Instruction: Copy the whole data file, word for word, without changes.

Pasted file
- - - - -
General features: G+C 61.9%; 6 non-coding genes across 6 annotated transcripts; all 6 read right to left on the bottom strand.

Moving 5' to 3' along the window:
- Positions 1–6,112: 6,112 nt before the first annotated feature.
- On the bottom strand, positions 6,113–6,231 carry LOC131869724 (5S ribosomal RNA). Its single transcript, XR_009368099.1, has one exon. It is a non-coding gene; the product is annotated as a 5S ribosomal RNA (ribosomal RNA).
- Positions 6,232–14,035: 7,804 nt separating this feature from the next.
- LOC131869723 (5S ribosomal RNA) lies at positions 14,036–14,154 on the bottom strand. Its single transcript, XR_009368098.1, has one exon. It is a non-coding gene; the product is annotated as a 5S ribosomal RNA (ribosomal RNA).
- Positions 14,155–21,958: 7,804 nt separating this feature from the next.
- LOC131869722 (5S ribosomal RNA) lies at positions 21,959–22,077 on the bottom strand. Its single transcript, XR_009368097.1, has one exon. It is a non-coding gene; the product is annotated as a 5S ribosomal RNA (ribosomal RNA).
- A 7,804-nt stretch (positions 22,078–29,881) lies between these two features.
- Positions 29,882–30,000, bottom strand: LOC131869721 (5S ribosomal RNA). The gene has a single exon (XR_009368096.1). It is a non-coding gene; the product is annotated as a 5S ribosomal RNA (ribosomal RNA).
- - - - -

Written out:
General features: G+C 61.9%; 6 non-coding genes across 6 annotated transcripts; all 6 read right to left on the bottom strand.

Moving 5' to 3' along the window:
- Positions 1–6,112: 6,112 nt before the first annotated feature.
- On the bottom strand, positions 6,113–6,231 carry LOC131869724 (5S ribosomal RNA). Its single transcript, XR_009368099.1, has one exon. It is a non-coding gene; the product is annotated as a 5S ribosomal RNA (ribosomal RNA).
- Positions 6,232–14,035: 7,804 nt separating this feature from the next.
- LOC131869723 (5S ribosomal RNA) lies at positions 14,036–14,154 on the bottom strand. Its single transcript, XR_009368098.1, has one exon. It is a non-coding gene; the product is annotated as a 5S ribosomal RNA (ribosomal RNA).
- Positions 14,155–21,958: 7,804 nt separating this feature from the next.
- LOC131869722 (5S ribosomal RNA) lies at positions 21,959–22,077 on the bottom strand. Its single transcript, XR_009368097.1, has one exon. It is a non-coding gene; the product is annotated as a 5S ribosomal RNA (ribosomal RNA).
- A 7,804-nt stretch (positions 22,078–29,881) lies between these two features.
- Positions 29,882–30,000, bottom strand: LOC131869721 (5S ribosomal RNA). The gene has a single exon (XR_009368096.1). It is a non-coding gene; the product is annotated as a 5S ribosomal RNA (ribosomal RNA).